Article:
Monday, September 12, 2011

I Remember

September 11, 2001

It was my first experience working on a live stage production in the capacity as both a supporting role and as the assistant director. I was warned of "Hell Week" which is what cast and crew refer to as tech week. I was unprepared to the reality that "Hell Week" became literal.

Early Tuesday morning I was awakened by an incoherent voicemail sent by my director. I did not understand anything he said except of the possibility of local San Francisco landmarks possibly getting attacked, and the final statement of "tonight will be business as usual, the show must go on. We'll work on lighting and scene transitions tonight. Make sure the entire cast is present." Afterwards, I received a couple of frantic voicemail and text messages from Singapore making sure my immediate family and myself were fine.

Confused, I turned the television on and saw images of the first plane slamming into the World Trade Center. I changed channels and saw that EVERY channel including MTV and ESPN was showing footage. My initial response was "what the f***???" Later on, images of the Pentagon and a vacant field where two other plane crashed appeared. It really felt like a science fiction movie. My next immediate thought was "I hope to Hell that whoever did this isn't Asian."

I was not born when Japan attacked Pearl Harbor, nor when Kennedy, Malcolm X, or Martin Luther King was assassinated. I joined a protest after the verdict of the Rodney King trail chanting "No Justice, No Peace." I was never prepared for the depth and magnitude 911 created for the entire world.

People who were around during the times of the assassinations of King, Kennedy, and X stated and concluded "things were never the same since then." In my lifetime echos of the same sentiment were loudly declared following September 11, 2001. It's been declared that "we could never go back."

Were we supposed to "go back," and if so, "go back where?" We were never meant to "go back" even if the events of 911 never occurred. So I ask ten years later, "go back to where?"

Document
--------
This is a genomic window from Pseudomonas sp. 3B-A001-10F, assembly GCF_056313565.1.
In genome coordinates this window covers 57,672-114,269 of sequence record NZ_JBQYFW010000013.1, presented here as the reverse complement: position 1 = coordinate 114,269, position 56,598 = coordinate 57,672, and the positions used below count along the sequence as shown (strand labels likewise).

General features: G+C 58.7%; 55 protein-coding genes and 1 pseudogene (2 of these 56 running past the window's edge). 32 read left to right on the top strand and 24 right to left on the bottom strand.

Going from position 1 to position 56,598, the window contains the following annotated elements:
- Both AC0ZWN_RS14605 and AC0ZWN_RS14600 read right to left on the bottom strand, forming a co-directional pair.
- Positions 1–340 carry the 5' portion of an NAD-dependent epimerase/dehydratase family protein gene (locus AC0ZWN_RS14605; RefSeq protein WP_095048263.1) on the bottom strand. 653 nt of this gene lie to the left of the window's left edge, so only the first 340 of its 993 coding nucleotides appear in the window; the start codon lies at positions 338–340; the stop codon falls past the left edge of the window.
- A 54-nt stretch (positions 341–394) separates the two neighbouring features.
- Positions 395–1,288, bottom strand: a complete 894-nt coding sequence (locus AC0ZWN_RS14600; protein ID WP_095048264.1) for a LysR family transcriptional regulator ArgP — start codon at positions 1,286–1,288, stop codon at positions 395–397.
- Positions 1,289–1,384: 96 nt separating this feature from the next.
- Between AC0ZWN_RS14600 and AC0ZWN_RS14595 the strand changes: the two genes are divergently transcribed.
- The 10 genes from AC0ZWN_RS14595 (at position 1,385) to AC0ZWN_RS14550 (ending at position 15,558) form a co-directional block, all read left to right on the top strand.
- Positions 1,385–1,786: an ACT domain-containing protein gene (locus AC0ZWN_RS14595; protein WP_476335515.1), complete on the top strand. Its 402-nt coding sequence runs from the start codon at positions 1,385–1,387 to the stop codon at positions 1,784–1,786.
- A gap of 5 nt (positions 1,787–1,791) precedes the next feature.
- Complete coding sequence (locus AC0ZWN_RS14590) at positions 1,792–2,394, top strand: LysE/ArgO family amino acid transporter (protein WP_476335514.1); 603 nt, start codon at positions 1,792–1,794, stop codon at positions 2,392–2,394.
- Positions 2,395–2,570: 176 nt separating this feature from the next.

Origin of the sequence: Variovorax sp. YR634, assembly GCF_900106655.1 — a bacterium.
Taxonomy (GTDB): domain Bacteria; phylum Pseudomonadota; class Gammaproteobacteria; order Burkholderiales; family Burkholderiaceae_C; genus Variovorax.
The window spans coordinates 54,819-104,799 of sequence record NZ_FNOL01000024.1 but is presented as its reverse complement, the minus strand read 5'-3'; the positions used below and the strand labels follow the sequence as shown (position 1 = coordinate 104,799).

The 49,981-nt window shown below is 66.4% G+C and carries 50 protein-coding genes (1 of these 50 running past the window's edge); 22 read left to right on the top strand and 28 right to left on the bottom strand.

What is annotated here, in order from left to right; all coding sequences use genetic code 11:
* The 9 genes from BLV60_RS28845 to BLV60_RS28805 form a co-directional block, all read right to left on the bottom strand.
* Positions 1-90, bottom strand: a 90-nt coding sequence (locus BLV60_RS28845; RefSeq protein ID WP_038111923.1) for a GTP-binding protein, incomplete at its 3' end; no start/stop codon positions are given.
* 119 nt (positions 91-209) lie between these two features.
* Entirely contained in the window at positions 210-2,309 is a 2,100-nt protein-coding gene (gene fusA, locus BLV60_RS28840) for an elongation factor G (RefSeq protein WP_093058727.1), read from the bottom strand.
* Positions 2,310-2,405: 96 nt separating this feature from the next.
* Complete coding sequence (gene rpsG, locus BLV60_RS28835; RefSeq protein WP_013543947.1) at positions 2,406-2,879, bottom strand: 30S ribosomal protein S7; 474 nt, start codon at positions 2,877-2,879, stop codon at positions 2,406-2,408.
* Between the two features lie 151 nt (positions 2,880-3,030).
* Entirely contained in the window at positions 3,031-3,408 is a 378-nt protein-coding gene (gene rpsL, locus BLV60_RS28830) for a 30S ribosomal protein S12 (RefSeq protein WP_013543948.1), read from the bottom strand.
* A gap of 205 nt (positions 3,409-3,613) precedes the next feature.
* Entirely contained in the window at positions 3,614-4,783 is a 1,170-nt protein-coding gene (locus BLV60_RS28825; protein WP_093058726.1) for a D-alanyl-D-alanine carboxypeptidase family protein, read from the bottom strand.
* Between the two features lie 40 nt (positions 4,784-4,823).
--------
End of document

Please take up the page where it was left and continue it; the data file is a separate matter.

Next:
Do we want to "go back" to the days of our day to day living without color security codes?

Do we want to "go back" to minimal security lines when traveling via air?

Do we want to "go back" to being able to pick up loved ones directly from the gates upon arrival?

Me too.

Ten years later, I ask this question: "why NOT?" Who says we can't go back? We made emotional statements in the aftermath, "the terrorist can't and won't win. Freedom and Love will."

To me, when we "go back" I'll chalk that up as evidence that terrorism "lost."

I've stated this over the past ten years. The War on Terror is not a war we're meant to win. At least not by the way we're fighting it. The so called enemy is not a country, race or religion. It was and always been a state of mind within humanity. When it's humanity, that means it includes you and me. We are also not utilizing the right artillery in this battle either. The best weapon is love. Not the Kumbaya kind of love, not the love we declare when we're horny, not even the love that's used in a term or greeting like "Jesus loves you."

This kind of love is when you're able to look into the eyes of another person regardless of race, religion, gender, sexual orientation and be able to simultaneously see the image and reflection of two beings: yourself and God. That's the love that'll lead the victory march against terror.

Please start now. Ten more years is too long of a time to wait.

No comments:

Post a Comment